Author Explores a ‘Gateway to Freedom’

UNITED STATES

Historian Eric Foner’s new book, Gateway to Freedom: The Hidden History of the Underground Railroad, explores “[t]he struggle of people to make this a better country.” (NPR)

Explore the Underground Railroad as a runaway slave in our Underground Railroad: Journey to Freedom interactive.

Teachers, use the interactive’s Educator Guide to help students engage with the activity.

This terrific map shows general routes of the Underground Railroad, a series of loosely coordinated local networks helping African Americans escape enslavement in the mid-1800s. Map by National Geographic Maps

This terrific map shows general routes of the Underground Railroad, a series of loosely coordinated local networks helping African Americans escape enslavement in the mid-1800s.
Map by National Geographic Maps

Discussion Ideas

  • Explore our Underground Railroad interactive. What are some methods of transportation fugitive slaves and the people who helped them may have used on the Underground Railroad? Did the Underground Railroad use actual railroads?
    • “[T]hey escaped using every mode of transportation you can imagine,” says historian Eric Foner.
      • canoes and other boats. Foner says groups of passengers on the Underground Railroad stowed away on boats from Virginia or the Carolinas, others crossed Chesapeake Bay by steamship or sail, and even more used canoes to navigate the network of rivers emptying into the Chesapeake. The Underground Railroad in the upper Midwest included steamships across the Great Lakes, while in the South, the network included oceangoing vessels to Caribbean islands. Fugitive slaves used boats to navigate the Mississippi, MIssouri, Ohio, and even Rio Grande Rivers. (Read more about the perilous Ohio journey here.)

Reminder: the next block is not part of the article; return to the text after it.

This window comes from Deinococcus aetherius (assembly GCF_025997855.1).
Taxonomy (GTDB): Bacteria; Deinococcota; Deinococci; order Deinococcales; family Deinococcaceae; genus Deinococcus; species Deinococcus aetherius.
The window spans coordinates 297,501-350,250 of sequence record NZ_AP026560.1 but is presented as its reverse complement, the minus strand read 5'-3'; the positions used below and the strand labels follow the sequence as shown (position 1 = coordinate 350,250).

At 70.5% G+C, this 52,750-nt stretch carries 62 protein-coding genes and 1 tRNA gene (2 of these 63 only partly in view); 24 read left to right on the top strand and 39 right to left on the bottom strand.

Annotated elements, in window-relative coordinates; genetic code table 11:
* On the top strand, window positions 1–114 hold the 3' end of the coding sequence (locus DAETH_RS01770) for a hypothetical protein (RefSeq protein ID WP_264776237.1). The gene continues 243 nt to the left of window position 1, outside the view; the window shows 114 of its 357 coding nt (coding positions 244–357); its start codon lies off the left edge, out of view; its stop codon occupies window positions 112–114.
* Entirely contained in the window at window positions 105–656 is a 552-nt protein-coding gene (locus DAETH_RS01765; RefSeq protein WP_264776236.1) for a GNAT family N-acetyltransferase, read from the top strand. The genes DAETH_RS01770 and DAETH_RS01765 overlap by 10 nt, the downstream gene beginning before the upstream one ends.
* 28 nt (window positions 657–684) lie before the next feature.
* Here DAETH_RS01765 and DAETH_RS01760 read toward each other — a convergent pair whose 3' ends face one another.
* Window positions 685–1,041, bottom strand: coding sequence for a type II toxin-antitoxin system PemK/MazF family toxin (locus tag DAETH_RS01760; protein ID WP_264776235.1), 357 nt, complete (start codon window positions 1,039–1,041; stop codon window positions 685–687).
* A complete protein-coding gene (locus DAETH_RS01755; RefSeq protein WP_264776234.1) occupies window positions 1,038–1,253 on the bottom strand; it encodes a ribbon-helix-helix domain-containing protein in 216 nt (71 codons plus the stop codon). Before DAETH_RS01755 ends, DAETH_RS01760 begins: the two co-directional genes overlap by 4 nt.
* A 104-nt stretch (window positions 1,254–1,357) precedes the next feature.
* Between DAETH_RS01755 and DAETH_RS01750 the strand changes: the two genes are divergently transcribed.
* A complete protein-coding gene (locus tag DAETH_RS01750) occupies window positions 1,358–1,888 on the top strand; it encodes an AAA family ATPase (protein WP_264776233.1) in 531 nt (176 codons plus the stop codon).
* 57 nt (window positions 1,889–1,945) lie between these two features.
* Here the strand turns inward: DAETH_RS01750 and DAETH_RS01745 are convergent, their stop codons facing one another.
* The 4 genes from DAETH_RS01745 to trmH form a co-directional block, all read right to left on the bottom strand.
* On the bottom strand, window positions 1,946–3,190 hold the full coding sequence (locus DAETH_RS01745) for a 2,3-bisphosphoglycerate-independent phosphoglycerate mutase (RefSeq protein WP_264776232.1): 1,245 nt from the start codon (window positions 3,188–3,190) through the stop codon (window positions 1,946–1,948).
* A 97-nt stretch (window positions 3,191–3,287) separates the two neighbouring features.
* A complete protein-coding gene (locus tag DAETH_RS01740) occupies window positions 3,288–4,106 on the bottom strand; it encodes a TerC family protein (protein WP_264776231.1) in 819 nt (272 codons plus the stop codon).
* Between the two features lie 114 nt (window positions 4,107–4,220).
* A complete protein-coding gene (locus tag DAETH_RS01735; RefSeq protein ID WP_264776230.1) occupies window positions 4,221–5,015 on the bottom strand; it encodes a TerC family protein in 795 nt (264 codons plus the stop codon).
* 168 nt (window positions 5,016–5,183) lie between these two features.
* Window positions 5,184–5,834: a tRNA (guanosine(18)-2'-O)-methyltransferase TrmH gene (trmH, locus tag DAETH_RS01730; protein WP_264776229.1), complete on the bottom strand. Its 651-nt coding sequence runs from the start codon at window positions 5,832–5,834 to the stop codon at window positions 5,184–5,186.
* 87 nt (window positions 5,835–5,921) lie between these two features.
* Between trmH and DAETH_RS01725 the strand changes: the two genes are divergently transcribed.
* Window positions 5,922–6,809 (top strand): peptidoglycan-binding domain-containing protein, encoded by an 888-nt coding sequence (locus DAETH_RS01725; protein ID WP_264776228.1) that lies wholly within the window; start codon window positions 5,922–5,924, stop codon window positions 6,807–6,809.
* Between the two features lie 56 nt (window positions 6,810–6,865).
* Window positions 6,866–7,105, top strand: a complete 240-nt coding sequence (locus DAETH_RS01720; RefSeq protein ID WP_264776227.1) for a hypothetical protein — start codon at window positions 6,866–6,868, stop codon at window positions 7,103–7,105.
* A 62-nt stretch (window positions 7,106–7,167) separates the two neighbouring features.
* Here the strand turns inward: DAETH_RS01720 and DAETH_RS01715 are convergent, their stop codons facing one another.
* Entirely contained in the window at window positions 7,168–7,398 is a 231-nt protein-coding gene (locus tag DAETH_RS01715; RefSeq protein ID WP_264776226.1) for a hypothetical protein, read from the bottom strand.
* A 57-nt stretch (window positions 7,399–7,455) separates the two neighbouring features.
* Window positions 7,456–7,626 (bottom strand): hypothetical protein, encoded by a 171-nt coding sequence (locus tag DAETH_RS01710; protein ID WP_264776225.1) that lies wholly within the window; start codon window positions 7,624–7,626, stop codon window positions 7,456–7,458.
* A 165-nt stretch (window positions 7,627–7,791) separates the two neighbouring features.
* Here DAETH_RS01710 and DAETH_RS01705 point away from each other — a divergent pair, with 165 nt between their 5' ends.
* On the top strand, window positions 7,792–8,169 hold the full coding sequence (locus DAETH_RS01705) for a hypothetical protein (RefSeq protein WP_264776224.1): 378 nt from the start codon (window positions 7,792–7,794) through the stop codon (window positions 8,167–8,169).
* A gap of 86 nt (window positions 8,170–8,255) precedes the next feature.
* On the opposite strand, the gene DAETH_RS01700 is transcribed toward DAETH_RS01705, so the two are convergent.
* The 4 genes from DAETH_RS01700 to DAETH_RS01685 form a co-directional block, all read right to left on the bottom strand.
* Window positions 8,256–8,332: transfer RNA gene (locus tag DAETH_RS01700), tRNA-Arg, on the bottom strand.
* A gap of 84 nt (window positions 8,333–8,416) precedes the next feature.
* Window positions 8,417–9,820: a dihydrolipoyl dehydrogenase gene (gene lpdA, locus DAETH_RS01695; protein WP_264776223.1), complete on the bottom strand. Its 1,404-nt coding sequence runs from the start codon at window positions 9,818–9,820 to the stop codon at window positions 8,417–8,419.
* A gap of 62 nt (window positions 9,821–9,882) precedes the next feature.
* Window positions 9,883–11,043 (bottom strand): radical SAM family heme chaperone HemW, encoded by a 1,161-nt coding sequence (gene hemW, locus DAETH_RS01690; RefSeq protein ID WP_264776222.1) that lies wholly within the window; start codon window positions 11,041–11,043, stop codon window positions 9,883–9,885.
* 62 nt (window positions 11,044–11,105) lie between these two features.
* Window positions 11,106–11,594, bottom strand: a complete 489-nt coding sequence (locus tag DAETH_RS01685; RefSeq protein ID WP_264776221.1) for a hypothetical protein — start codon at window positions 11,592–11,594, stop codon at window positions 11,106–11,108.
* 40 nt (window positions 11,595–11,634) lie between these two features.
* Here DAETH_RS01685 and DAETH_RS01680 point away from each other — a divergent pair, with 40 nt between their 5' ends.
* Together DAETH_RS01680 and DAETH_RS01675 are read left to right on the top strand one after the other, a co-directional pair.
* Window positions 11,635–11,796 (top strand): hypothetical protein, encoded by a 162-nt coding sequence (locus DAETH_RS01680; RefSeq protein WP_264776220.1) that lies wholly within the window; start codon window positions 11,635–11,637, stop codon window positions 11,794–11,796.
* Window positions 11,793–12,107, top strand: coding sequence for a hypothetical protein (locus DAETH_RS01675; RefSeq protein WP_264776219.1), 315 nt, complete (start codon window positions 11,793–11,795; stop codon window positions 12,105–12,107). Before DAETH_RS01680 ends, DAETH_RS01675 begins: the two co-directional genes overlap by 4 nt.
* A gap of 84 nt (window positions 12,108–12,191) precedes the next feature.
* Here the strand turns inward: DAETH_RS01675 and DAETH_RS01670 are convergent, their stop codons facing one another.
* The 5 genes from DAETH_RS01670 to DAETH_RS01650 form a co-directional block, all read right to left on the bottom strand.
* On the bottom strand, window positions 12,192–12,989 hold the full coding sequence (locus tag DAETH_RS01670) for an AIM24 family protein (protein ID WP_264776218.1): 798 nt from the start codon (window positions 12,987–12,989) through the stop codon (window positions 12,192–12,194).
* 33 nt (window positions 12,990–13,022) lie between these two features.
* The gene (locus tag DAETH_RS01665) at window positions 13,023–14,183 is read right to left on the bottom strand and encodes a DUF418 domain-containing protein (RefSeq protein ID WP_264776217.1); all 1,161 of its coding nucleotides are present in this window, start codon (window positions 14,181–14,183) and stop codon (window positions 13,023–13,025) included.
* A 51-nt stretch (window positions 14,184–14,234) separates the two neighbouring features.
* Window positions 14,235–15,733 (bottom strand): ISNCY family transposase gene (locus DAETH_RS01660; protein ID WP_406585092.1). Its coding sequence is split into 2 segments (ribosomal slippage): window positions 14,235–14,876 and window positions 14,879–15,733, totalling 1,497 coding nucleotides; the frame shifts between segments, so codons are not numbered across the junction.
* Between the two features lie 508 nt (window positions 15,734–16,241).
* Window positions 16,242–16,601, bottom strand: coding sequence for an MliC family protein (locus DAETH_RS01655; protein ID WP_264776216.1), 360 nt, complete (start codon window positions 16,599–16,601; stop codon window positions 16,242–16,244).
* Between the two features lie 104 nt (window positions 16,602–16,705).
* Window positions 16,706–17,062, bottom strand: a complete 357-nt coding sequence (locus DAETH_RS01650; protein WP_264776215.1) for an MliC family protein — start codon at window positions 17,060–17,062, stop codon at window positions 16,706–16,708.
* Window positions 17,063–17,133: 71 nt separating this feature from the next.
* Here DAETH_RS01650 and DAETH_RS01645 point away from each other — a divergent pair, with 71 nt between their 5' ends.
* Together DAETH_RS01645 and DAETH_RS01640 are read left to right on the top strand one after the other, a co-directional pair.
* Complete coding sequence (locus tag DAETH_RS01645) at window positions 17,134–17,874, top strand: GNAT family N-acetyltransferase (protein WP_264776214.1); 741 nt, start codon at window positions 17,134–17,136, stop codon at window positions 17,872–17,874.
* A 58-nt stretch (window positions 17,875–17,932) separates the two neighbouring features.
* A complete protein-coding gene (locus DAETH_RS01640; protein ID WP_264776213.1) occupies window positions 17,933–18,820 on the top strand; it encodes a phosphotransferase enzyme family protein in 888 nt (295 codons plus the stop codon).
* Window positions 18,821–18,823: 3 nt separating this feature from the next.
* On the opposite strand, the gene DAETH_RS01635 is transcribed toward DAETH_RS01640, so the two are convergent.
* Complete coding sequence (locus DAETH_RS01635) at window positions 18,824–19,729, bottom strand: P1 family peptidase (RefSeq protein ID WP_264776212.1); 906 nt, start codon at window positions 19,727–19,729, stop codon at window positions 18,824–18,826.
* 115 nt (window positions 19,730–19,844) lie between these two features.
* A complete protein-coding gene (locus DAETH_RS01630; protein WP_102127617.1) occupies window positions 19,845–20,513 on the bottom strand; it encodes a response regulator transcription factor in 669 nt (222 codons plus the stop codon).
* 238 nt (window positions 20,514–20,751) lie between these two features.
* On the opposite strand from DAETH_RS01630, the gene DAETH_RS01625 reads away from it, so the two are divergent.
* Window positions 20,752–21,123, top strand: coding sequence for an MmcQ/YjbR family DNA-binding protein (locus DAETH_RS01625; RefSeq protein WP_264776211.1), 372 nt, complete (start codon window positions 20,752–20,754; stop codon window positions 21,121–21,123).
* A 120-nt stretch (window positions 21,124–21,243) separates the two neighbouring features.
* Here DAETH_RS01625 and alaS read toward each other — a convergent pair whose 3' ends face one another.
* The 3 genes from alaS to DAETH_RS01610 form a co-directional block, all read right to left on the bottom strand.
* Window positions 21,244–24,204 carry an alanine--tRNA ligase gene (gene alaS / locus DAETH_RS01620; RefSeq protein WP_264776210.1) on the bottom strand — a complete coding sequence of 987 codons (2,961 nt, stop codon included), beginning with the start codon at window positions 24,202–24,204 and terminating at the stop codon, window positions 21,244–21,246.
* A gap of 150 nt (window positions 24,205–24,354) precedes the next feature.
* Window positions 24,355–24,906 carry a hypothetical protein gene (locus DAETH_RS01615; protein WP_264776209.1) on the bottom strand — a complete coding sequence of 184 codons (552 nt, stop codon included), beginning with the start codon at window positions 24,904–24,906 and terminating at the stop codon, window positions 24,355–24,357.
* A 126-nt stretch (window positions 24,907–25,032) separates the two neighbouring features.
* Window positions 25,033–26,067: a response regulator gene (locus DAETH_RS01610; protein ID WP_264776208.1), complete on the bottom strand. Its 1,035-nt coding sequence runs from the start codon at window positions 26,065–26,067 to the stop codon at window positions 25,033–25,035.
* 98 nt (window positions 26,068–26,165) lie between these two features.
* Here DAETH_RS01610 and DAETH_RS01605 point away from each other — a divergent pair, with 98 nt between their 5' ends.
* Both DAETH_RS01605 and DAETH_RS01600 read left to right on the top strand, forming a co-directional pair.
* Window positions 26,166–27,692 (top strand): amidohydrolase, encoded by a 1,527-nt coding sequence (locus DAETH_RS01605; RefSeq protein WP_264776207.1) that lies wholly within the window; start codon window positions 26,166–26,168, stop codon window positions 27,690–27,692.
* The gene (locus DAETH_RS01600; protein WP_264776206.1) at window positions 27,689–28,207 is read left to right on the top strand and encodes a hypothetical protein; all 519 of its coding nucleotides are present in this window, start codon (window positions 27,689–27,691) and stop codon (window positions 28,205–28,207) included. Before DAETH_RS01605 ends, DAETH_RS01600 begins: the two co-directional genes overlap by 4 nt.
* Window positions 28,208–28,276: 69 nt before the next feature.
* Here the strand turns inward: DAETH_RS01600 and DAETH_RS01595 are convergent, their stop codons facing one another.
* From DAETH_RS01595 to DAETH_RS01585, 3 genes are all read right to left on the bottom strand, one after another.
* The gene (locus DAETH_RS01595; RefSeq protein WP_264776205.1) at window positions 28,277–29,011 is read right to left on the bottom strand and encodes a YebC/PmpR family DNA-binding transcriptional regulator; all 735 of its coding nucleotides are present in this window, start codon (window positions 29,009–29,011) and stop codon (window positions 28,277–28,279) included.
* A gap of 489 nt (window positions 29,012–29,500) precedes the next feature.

• vehicles. Many fugitive slaves traveled on wagons. Others, Foner says, used horse-drawn carriages.
      • horses, mules, or other beasts of burden
      • walking
      • railroads. Yes, Foner says, “The railroad network was pretty complete by this point [the mid-1800s] and quite a few of these fugitives managed to escape by train, which is a lot quicker than going through the woods . . .”
    • FYI: The great American writer Frederick Douglass’ escape from slavery in Maryland included:
      • rail travel from Baltimore to Havre de Grace, Maryland;
      • a ferry across the Susquehanna River;
      • a train to Wilmington, Delaware;
      • a steamboat along the Delaware River to Philadelphia, Pennsylvania;
      • and finally a train to New York City.
        • Use our MapMaker Interactive to plot Douglass’ journey to freedom.
Your map might look something like this. (We approximated his journey using modern rail lines—this is just a guide, not an accurate map of Douglass' actual trip.)

Your map might look something like this. (We approximated his journey using modern rail lines—this is just a guide, not an accurate map of Douglass’ actual trip.)

 

  • One of the surprises that Foner had when researching his book was how small Underground Railroad networks were. “What amazed me is how few people can accomplish a great deal,” he tells NPR. In playing our interactive, what were some surprises you came across?
    • Some answers might mention the role of
      • gender
      • weather and seasons
      • transportation
      • free blacks
      • education
      • money and other supplies
      • the church . . .
    • (editor’s note: I read Frederick Douglass’ first book, Narrative of the Life of Frederick Douglass, An American Slave, for the first time last year. The aspect that most surprised me was the degree to which everyday urban society was interdependent. Slave and non-slave, black and white, male and female members of urban communities interacted every day in professional, social, and political manners. Sometimes we tend to think of slaves as being very isolated from non-slave communities outside interactions with their owners, but this was rarely the case. Real life is much more complex.)

 

2 responses to “Author Explores a ‘Gateway to Freedom’

  1. Pingback: Χάριετ Τάμπμαν: Μια πρώην σκλάβα στο νέο 20δόλαρο | karchilaki.comkarchilaki.com·

  2. There is a mansion in my town that has a little room in the wall of the basement the was used to hide slaves. Its location is in Jerseyville, IL. Its about an hours drive from STL.

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